A pair of bald eagles is nesting in New York City for the first time in more than 210 years, wildlife experts said on Friday, an event that highlights a national comeback by the majestic raptors after bans on pesticides and hunting.
A nest in a treetop on the south shore of Staten Island, the most suburban of the city’s five boroughs, is the first since around 1800, said Tod Winston, spokesman for the New York City Audubon conservation group.
“This year, we had eagles spotted in all five boroughs of New York City,” Winston said. “This is the first pair actually to be confirmed to be incubating eggs on a nest here in New York City.”
The expectant parents, named Vito and Linda by the birding community, appear to be incubating at least one egg, with the female spending most of her time on the massive nest while the male hunts for food before they swap duties.
“They are trading time off the nest,” Winston said. “He’s a modern bird, Vito.”
The eggs, estimated to be about two weeks old, take 35 days to incubate, meaning the urban fledgling will likely make its debut in May. Its first attempt at flight will likely take place in August, Winston said.
The bald eagle, the national bird of the US, was declared an endangered species in 1978. Its numbers have increased, largely as the result of environmental protections, particularly a federal ban of the pesticide DDT.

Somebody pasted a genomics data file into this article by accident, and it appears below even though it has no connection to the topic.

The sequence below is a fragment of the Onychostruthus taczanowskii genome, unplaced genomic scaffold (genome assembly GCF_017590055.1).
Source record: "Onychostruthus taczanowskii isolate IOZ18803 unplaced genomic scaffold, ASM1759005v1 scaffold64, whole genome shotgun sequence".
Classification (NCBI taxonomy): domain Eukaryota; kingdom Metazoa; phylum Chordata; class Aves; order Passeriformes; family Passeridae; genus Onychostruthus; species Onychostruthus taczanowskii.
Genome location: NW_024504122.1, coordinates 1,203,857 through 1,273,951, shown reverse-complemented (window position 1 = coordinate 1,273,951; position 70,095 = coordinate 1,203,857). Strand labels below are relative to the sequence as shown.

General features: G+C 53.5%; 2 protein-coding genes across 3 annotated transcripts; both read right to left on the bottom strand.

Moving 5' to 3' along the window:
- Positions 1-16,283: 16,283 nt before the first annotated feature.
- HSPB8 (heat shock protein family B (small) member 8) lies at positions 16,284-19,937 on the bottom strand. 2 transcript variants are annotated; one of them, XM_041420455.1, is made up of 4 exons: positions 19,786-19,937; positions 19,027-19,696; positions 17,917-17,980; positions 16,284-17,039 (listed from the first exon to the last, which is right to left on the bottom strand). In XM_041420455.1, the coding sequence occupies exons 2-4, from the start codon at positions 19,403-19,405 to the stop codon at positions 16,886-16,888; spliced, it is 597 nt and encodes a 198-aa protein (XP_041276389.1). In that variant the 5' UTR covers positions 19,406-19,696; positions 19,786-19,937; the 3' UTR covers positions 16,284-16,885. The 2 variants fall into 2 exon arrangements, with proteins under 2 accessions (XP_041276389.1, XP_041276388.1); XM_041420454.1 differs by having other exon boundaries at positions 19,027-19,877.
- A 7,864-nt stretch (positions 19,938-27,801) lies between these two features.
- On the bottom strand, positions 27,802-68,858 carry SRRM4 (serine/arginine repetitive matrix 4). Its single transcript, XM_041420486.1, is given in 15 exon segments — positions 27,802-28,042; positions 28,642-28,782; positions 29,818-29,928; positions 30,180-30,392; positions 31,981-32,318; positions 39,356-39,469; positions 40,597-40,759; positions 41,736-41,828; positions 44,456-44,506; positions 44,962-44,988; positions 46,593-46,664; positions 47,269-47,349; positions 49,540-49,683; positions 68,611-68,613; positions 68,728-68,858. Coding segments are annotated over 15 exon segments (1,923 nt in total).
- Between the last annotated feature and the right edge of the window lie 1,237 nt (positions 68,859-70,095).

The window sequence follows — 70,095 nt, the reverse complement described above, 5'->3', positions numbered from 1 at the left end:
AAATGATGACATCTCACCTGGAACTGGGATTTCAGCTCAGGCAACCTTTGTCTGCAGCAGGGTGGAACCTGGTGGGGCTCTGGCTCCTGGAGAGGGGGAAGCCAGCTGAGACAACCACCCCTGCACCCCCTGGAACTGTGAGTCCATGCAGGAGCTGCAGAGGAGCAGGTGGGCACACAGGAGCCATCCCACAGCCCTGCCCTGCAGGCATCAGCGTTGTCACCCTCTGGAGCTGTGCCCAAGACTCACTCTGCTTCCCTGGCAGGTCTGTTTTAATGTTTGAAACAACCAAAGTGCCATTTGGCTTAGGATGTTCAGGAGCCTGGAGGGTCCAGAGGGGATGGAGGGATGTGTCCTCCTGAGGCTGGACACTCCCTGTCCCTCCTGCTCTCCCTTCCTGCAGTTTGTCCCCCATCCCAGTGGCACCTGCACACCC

New York state, which had no breeding bald eagles left by the 1960s, last year had 254 nesting pairs, Winston said.
The 7-ft-wide by 2-ft-high (2-m-wide by 0.6-m-high) nest is located on land owned by the state Department of Environmental Conservation, within sight of a suburban neighbourhood. The birds had built a practice nest in the same location last year, Winston said.
Seth Wollney, a bird-loving college student who has been watching the eagles regularly, said their behaviour this year confirmed that they were taking up residency to welcome at least one eaglet.
“One bird flew into the nest and there was already a bird sitting there. They did a little bill touching. When they swapped places, the bird stood on the side of the nest, ruffled its breast and belly feathers and very gingerly came to rest on the nest,” Wollney said. “It confirms nesting.”
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